monthly at the price of 6 1/3 -asses- (3 pence) - a regulation
which occasioned to the treasury an annual net loss of at least
40,000 pounds.(19) The opposition, naturally as little satisfied
as it was decidedly emboldened by this partial concession, displayed
all the more rudeness and violence in the capital; and in Etruria,
the true centre of all insurrections of the Italian proletariate,
civil war already broke out, the dispossessed Faesulans resumed
possession of their lost estates by force of arms, and several
of the veterans settled there by Sulla perished in the tumult.
The senate on learning what had occurred resolved to send the two consuls
thither, in order to raise troops and suppress the insurrection.(20)
It was impossible to adopt a more irrational course. The senate,
in presence of the insurrection, evinced its pusillanimity
and its fears by the re-establishment of the corn-law; in order
to be relieved from a street-riot, it furnished the notorious
head of the insurrection with an army; and, when the two consuls
were bound by the most solemn oath which could be contrived not to turn
the arms entrusted to them against each other, it must have required
the superhuman obduracy of oligarchic consciences to think of erecting
such a bulwark against the impending insurrection. Of course Lepidus
armed in Etruria not for the senate, but for the insurrection -
sarcastically declaring that the oath which he had taken bound him
only for the current year. The senate put the oracular machinery
in motion to induce him to return, and committed to him the conduct
of the impending consular elections; but Lepidus evaded compliance,
and, while messengers passed to and fro and the official year drew
to an end amidst proposals of accommodation, his force swelled to an army.
When at length, in the beginning of the following year (677),
the definite order of the senate was issued to Lepidus to return
without delay, the proconsul haughtily refused obedience,
and demanded in his turn the renewal of the former tribunician power,
the reinstatement of those who had been forcibly ejected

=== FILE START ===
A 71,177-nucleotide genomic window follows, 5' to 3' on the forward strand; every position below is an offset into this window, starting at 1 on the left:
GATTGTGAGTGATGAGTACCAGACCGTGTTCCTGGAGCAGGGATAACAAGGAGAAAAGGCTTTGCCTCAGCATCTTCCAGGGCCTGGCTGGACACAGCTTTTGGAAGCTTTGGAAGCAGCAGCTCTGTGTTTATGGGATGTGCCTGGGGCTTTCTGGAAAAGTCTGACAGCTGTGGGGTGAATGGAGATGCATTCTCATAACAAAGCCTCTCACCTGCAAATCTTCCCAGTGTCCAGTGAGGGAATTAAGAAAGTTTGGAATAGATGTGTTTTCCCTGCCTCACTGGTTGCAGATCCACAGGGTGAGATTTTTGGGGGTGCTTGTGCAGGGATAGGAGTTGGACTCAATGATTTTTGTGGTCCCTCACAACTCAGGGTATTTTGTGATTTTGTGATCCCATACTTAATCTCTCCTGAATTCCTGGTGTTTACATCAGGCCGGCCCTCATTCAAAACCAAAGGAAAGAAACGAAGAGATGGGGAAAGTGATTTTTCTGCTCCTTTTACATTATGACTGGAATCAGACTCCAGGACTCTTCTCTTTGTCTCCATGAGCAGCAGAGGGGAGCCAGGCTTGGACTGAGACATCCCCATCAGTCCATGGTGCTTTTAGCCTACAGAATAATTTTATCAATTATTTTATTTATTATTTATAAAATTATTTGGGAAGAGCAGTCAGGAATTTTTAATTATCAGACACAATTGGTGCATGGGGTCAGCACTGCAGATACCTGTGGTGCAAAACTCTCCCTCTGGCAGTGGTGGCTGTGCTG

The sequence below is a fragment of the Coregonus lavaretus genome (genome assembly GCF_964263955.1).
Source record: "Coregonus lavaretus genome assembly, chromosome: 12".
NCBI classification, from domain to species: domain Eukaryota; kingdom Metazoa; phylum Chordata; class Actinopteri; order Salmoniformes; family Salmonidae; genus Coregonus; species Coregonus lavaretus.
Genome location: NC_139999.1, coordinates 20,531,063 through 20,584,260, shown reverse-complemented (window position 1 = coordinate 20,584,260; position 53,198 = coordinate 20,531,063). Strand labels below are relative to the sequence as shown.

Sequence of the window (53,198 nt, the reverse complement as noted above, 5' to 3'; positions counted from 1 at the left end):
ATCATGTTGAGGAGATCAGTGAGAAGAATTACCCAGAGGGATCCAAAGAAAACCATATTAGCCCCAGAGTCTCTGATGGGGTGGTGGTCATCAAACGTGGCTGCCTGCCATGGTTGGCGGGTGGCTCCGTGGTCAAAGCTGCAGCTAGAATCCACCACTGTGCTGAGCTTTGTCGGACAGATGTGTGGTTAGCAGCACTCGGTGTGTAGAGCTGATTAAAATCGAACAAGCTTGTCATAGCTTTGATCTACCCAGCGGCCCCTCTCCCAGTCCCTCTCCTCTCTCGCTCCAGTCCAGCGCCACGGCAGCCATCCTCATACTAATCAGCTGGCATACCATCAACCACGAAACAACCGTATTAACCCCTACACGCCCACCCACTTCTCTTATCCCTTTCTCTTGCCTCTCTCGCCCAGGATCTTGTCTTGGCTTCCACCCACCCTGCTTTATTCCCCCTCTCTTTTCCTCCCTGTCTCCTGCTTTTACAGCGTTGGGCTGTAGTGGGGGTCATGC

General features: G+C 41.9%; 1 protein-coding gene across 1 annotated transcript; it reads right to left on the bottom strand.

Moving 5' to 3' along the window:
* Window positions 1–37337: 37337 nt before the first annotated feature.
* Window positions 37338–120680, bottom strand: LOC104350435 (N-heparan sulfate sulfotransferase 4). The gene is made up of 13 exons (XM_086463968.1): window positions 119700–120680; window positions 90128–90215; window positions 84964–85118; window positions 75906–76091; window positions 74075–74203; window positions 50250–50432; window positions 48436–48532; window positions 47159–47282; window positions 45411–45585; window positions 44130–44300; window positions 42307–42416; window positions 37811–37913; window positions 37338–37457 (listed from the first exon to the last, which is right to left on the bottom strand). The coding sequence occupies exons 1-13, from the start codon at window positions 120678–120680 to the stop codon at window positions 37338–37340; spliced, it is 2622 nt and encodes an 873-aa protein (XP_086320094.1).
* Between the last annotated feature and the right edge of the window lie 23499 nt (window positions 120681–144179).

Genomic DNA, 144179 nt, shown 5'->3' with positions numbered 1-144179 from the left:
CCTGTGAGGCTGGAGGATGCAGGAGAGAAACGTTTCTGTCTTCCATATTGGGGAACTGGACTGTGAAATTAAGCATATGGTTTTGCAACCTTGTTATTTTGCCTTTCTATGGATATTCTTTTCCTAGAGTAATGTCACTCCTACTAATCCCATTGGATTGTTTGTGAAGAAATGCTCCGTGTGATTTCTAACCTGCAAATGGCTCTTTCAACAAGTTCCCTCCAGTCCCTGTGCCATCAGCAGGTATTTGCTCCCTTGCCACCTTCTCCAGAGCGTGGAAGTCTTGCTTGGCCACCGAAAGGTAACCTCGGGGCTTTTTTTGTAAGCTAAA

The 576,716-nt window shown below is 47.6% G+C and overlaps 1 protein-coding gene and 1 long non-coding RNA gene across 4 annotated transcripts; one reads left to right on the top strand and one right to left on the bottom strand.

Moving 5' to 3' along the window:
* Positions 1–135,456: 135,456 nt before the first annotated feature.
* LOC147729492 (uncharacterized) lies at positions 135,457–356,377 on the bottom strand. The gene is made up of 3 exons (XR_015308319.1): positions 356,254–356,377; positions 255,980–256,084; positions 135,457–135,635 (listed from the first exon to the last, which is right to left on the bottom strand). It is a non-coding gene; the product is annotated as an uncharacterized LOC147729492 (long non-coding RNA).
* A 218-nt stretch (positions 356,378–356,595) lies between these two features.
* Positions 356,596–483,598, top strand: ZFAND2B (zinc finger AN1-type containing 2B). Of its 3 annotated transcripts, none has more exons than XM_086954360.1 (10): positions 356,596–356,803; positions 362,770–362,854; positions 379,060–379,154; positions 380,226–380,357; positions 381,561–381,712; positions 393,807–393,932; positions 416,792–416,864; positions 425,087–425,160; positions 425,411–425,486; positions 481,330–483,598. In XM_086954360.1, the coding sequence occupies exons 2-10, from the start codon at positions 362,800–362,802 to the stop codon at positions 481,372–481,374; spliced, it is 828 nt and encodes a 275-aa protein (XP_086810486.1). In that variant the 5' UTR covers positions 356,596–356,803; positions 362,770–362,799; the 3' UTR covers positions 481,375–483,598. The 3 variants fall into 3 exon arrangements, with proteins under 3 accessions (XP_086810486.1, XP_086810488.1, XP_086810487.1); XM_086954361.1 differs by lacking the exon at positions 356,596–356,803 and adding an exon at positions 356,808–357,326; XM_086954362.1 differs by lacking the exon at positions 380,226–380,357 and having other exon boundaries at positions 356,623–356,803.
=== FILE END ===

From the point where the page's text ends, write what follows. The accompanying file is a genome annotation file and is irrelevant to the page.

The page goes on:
from their civic rights and their property, and, besides this,
his own re-election as consul for the current year or, in other words,
the -tyrannis- in legal form.

Outbreak of the War
Lepidus Defeated
Death of Lepidus

Thus war was declared. The senatorial party could reckon, in addition to
the Sullan veterans whose civil existence was threatened by Lepidus,
upon the army assembled by the proconsul Catulus; and so, in compliance
with the urgent warnings of the more sagacious, particularly of Philippus,
Catulus was entrusted by the senate with the defence of the capital
and the repelling of the main force of the democratic party stationed
in Etruria. At the same time Gnaeus Pompeius was despatched with another
corps to wrest from his former protege the valley of the Po, which was held
by Lepidus' lieutenant, Marcus Brutus. While Pompeius speedily
accomplished his commission and shut up the enemy's general closely
in Mutina, Lepidus appeared before the capital in order to conquer
it for the revolution as Marius had formerly done by storm.
The right bank of the Tiber fell wholly into his power, and he was able
even to cross the river. The decisive battle was fought
on the Campus Martius, close under the walls of the city.
But Catulus conquered; and Lepidus was compelled to retreat to Etruria,
while another division, under his son Scipio, threw itself
into the fortress of Alba. Thereupon the rising was substantially
atan end. Mutina surrendered to Pompeius; and Brutus was,
notwithstanding the safe-conduct promised to him, subsequently
put to death by order of that general. Alba too was, after a long siege,
reduced by famine, and the leader there was likewise executed.
Lepidus, pressed on two sides by Catulus and Pompeius, fought another
engagement on the coast of Etruria in order merely to procure
the means of retreat, and then embarked at the port of Cosa for Sardinia
from which point he hoped to cut off the supplies of the capital,
and to obtain communication with the Spanish insurgents.
But the governor of the island opposed to him a vigorous resistance;
and he himself died, not long after his landing, of consumption (677),
whereupon the war in Sardinia came to an end. A part of his soldiers
dispersed; with the flower of the insurrectionary army
and with a well-filled chest the late praetor, Marcus Perpenna,
proceeded to Liguria, and thence to Spain to join the Sertorians.

Pompeius Extorts the Command in Spain

The oligarchy was thus victorious over Lepidus; but it found itself
compelled by the dangerous turn of the Sertorian war to concessions,
which violated the letter as well as the spirit of the Sullan
constitution. It was absolutely necessary to send a strong
army and an able general to Spain; and Pompeius indicated,
very plainly, that he desired, or rather demanded, this commission.